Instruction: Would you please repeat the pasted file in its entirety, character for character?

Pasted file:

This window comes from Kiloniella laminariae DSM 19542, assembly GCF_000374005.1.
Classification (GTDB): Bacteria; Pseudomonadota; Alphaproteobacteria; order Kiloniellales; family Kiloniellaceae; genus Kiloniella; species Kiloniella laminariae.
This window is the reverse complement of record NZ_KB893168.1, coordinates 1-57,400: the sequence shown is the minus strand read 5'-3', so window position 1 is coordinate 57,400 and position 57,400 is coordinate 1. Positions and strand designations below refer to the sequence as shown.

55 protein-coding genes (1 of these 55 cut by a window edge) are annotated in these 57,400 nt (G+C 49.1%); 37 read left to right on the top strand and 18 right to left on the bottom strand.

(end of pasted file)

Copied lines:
This window comes from Kiloniella laminariae DSM 19542, assembly GCF_000374005.1.
Classification (GTDB): Bacteria; Pseudomonadota; Alphaproteobacteria; order Kiloniellales; family Kiloniellaceae; genus Kiloniella; species Kiloniella laminariae.
This window is the reverse complement of record NZ_KB893168.1, coordinates 1-57,400: the sequence shown is the minus strand read 5'-3', so window position 1 is coordinate 57,400 and position 57,400 is coordinate 1. Positions and strand designations below refer to the sequence as shown.

55 protein-coding genes (1 of these 55 cut by a window edge) are annotated in these 57,400 nt (G+C 49.1%); 37 read left to right on the top strand and 18 right to left on the bottom strand.